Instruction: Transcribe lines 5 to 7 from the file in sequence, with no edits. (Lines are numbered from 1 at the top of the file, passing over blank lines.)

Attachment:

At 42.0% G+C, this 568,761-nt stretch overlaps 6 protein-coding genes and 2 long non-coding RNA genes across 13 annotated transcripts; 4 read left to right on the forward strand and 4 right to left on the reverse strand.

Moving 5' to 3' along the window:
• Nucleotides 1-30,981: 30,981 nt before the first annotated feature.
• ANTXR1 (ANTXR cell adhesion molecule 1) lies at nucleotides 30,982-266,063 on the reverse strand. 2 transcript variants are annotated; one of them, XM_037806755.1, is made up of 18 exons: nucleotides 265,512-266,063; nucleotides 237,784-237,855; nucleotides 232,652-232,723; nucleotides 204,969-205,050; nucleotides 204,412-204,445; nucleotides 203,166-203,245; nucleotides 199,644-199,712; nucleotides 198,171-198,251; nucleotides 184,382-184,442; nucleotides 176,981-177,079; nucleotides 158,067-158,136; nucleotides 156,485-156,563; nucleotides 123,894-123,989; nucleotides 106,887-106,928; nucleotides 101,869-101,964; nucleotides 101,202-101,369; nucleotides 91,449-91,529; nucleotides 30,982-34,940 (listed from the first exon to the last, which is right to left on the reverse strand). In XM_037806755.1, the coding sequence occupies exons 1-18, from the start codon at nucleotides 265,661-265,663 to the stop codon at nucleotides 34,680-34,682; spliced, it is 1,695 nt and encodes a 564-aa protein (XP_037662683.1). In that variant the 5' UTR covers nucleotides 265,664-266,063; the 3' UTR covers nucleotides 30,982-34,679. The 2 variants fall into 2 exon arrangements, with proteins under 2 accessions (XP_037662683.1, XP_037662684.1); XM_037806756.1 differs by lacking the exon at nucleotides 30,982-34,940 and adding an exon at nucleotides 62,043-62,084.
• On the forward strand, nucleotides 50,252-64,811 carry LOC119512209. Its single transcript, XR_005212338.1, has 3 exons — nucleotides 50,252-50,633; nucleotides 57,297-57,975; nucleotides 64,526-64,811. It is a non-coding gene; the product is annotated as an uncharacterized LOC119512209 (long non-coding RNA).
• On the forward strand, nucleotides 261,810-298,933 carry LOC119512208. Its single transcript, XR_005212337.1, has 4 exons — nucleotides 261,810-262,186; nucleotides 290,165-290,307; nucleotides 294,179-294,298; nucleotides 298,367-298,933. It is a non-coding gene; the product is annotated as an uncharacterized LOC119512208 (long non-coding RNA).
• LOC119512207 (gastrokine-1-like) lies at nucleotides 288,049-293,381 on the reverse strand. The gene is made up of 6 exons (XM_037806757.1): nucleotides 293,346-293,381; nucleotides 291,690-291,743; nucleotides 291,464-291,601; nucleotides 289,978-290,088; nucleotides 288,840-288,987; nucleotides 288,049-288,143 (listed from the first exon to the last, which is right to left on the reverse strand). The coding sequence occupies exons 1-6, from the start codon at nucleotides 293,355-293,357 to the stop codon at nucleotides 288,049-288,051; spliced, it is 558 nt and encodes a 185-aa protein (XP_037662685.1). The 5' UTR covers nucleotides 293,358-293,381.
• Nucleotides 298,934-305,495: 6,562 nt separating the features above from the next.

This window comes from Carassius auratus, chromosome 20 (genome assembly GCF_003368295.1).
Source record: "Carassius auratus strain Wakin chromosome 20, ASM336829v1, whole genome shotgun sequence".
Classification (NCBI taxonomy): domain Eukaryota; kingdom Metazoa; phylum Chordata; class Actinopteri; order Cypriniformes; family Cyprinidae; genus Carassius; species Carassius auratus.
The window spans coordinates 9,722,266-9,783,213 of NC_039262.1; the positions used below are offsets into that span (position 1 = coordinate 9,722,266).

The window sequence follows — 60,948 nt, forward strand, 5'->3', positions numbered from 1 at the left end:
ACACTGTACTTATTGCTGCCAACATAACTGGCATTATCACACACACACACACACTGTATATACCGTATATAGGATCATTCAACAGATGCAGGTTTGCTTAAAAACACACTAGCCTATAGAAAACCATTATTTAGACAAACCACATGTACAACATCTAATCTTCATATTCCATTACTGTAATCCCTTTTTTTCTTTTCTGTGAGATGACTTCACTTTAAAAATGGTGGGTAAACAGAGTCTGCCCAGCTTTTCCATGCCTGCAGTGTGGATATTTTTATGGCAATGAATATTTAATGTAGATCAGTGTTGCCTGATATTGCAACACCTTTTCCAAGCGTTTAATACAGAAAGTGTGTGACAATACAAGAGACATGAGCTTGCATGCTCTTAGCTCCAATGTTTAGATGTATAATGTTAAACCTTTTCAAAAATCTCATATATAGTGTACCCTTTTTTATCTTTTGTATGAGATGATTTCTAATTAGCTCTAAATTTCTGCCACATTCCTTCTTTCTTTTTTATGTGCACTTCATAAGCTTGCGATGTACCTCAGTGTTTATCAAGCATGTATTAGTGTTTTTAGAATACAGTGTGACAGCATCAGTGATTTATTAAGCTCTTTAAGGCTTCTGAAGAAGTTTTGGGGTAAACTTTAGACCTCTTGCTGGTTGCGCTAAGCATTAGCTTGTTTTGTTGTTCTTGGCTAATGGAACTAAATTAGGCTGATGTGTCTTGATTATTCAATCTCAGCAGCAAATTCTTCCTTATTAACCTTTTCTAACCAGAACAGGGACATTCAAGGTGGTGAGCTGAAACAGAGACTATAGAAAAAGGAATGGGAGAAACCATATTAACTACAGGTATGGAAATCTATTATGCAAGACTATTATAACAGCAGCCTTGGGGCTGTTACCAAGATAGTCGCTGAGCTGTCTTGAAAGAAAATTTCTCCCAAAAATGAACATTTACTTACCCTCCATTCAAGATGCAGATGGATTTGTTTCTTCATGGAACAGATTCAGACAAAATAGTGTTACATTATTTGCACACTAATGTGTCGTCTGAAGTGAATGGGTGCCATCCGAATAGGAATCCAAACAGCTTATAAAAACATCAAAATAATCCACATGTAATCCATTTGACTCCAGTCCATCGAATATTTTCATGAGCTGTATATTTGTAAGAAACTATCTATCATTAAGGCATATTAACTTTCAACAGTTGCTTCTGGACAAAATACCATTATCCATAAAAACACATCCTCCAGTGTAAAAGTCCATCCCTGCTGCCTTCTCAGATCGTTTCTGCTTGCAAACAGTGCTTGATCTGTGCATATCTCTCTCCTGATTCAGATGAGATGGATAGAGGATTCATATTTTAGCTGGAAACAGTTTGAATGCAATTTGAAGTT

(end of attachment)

• On the forward strand, nucleotides 50,252-64,811 carry LOC119512209. Its single transcript, XR_005212338.1, has 3 exons — nucleotides 50,252-50,633; nucleotides 57,297-57,975; nucleotides 64,526-64,811. It is a non-coding gene; the product is annotated as an uncharacterized LOC119512209 (long non-coding RNA).
• On the forward strand, nucleotides 261,810-298,933 carry LOC119512208. Its single transcript, XR_005212337.1, has 4 exons — nucleotides 261,810-262,186; nucleotides 290,165-290,307; nucleotides 294,179-294,298; nucleotides 298,367-298,933. It is a non-coding gene; the product is annotated as an uncharacterized LOC119512208 (long non-coding RNA).
• LOC119512207 (gastrokine-1-like) lies at nucleotides 288,049-293,381 on the reverse strand. The gene is made up of 6 exons (XM_037806757.1): nucleotides 293,346-293,381; nucleotides 291,690-291,743; nucleotides 291,464-291,601; nucleotides 289,978-290,088; nucleotides 288,840-288,987; nucleotides 288,049-288,143 (listed from the first exon to the last, which is right to left on the reverse strand). The coding sequence occupies exons 1-6, from the start codon at nucleotides 293,355-293,357 to the stop codon at nucleotides 288,049-288,051; spliced, it is 558 nt and encodes a 185-aa protein (XP_037662685.1). The 5' UTR covers nucleotides 293,358-293,381.